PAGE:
JK Rowling adaptation starts strong with a solid cast and surprisingly unique direction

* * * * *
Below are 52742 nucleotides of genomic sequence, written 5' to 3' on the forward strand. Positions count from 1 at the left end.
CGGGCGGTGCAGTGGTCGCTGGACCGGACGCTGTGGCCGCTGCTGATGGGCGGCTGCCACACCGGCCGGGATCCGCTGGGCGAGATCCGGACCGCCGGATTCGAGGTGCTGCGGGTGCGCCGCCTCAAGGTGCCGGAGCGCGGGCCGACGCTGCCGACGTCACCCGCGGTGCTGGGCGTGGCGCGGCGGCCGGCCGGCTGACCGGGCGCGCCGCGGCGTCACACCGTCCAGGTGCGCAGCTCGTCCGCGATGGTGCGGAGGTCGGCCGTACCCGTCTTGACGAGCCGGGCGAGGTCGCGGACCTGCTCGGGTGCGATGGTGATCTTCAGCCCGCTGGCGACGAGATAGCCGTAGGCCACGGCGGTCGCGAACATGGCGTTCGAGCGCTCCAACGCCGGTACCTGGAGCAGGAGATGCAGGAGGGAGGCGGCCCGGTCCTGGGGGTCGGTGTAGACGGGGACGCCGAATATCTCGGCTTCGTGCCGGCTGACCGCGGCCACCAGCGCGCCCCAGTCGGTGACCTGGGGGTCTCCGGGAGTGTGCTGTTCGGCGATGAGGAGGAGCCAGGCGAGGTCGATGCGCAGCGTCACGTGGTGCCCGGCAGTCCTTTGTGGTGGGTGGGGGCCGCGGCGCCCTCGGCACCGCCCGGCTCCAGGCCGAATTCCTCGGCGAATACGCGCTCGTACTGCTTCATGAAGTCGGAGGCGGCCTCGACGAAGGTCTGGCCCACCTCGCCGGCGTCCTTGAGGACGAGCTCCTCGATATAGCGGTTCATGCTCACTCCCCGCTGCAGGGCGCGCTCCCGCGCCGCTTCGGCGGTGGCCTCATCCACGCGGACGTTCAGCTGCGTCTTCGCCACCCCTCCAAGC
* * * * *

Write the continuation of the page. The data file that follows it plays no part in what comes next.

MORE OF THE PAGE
JK Rowling’s “The Casual Vacancy” is a mammoth of a novel: a 503-page tale of elitism and working class struggle in modern day England with more characters than Game of Thrones and little “traditional” excitement. Every character in it is miserable, be they rich or poor, and the most joyful moment of the story is a reasonably successful teenage date. As you can tell, it’s just the sort of feelgood fun that the public wants to sit down and watch on a Sunday night. Not since the first season of HBO’s The Leftovers has such a high-profile show been so absolutely miserable. Therefore, it is most pleasing to report that the first episode of this three-part BBC/HBO adaptation had retained the almost complete lack of happiness and humour that made Rowling’s book so unique and so heartbreaking. The problem that this show faces, however, is trying to condense the novel into such a ridiculously short space of TV time. If you thought the Harry Potter films were too short to properly tell the stories of the novels they were respectively adapted from, wait until you watch The Casual Vacancy! Think about it: the average page length of a Potter book is almost certainly less than Vacancy’s. Yet each Potter film was 2.5 hours long, while the Vacancy miniseries is in total less than 3 hours. As we said earlier, this story has an absurdly large cast of characters. This first episode struggles hugely to introduce them all and develop just a few (some minor figures come and go in seconds, with only the novel’s core two or three families given proper screen-time). With so many to deal with already, why on earth would those in charge choose to expand the role of Barry Fairbrother- a martyr for social justice who is bonked off within four pages of Rowling’s novel, played here by the brilliant Rory Kinnear- to almost half an episode’s worth of drama?! Sure, Kinnear is hugely talented and brings a necessary warmth and relatability to this first episode that was noticeably missing from the first act of the novel, but the extended life of Fairbrother simply takes away from other characters who have actual, Rowling-written storylines! The cast, in general, are above sufficient. Michael Gambon brings great prestige to his scenes as villainous florist Howard Mollison, clearly having a blast with the part. Keeley Forsyth is guilty of a fair amount of overacting as heroin addict Terri Weedon, but Abigail Lawrie is a surprising standout as her daughter Krystal- the novel’s most well-crafted and tragic character. As we all know from the Potter books, Rowling is really, really good at writing adolescent males, and the pathetic sexual frustration of Andrew Price (Joe Hurst) is realised superbly on screen. If one was afraid that The Casual Vacancy would merely be a glossier episode of EastEnders with some added lens flare and a few BAFTA winning thespians, those fears will be more than sufficiently assuaged by this first episode. It’s not groundbreaking television, and it has so far come nowhere near the standard of honest, human storytelling that Rowling perfected in her novel, but it’s full of surprises. What a surprise that is!